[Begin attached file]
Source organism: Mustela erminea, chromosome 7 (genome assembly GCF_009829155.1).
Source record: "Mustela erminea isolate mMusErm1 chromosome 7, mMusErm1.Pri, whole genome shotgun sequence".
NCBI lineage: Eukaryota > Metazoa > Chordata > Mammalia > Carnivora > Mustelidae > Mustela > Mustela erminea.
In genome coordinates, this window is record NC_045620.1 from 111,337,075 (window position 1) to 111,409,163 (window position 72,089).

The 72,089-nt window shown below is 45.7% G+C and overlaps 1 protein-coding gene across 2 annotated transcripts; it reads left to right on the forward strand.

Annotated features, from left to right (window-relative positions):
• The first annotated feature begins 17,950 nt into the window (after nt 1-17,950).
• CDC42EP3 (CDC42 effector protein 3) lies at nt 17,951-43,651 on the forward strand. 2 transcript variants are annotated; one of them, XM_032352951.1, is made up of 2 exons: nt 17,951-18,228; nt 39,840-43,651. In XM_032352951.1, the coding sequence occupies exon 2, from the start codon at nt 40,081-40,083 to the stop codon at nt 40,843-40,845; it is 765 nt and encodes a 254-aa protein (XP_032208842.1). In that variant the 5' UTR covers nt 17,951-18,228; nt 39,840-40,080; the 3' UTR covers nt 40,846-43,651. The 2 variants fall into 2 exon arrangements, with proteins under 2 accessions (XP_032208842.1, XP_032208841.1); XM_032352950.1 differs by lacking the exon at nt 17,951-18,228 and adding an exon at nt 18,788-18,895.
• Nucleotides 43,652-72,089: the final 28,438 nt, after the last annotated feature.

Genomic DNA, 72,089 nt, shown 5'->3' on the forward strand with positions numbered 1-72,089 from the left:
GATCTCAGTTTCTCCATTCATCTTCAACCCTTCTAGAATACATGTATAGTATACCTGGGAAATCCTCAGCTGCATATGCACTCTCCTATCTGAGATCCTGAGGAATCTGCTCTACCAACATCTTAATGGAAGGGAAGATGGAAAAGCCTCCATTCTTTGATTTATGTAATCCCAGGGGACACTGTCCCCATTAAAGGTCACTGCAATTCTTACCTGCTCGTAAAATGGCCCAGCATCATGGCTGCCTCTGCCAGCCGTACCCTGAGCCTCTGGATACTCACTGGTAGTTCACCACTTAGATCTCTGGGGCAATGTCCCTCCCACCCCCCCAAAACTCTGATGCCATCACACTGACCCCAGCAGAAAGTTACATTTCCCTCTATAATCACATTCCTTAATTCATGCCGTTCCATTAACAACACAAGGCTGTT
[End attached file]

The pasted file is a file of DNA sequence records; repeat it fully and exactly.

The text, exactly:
Source organism: Mustela erminea, chromosome 7 (genome assembly GCF_009829155.1).
Source record: "Mustela erminea isolate mMusErm1 chromosome 7, mMusErm1.Pri, whole genome shotgun sequence".
NCBI lineage: Eukaryota > Metazoa > Chordata > Mammalia > Carnivora > Mustelidae > Mustela > Mustela erminea.
In genome coordinates, this window is record NC_045620.1 from 111,337,075 (window position 1) to 111,409,163 (window position 72,089).

The 72,089-nt window shown below is 45.7% G+C and overlaps 1 protein-coding gene across 2 annotated transcripts; it reads left to right on the forward strand.

Annotated features, from left to right (window-relative positions):
• The first annotated feature begins 17,950 nt into the window (after nt 1-17,950).
• CDC42EP3 (CDC42 effector protein 3) lies at nt 17,951-43,651 on the forward strand. 2 transcript variants are annotated; one of them, XM_032352951.1, is made up of 2 exons: nt 17,951-18,228; nt 39,840-43,651. In XM_032352951.1, the coding sequence occupies exon 2, from the start codon at nt 40,081-40,083 to the stop codon at nt 40,843-40,845; it is 765 nt and encodes a 254-aa protein (XP_032208842.1). In that variant the 5' UTR covers nt 17,951-18,228; nt 39,840-40,080; the 3' UTR covers nt 40,846-43,651. The 2 variants fall into 2 exon arrangements, with proteins under 2 accessions (XP_032208842.1, XP_032208841.1); XM_032352950.1 differs by lacking the exon at nt 17,951-18,228 and adding an exon at nt 18,788-18,895.
• Nucleotides 43,652-72,089: the final 28,438 nt, after the last annotated feature.

Genomic DNA, 72,089 nt, shown 5'->3' on the forward strand with positions numbered 1-72,089 from the left:
GATCTCAGTTTCTCCATTCATCTTCAACCCTTCTAGAATACATGTATAGTATACCTGGGAAATCCTCAGCTGCATATGCACTCTCCTATCTGAGATCCTGAGGAATCTGCTCTACCAACATCTTAATGGAAGGGAAGATGGAAAAGCCTCCATTCTTTGATTTATGTAATCCCAGGGGACACTGTCCCCATTAAAGGTCACTGCAATTCTTACCTGCTCGTAAAATGGCCCAGCATCATGGCTGCCTCTGCCAGCCGTACCCTGAGCCTCTGGATACTCACTGGTAGTTCACCACTTAGATCTCTGGGGCAATGTCCCTCCCACCCCCCCAAAACTCTGATGCCATCACACTGACCCCAGCAGAAAGTTACATTTCCCTCTATAATCACATTCCTTAATTCATGCCGTTCCATTAACAACACAAGGCTGTT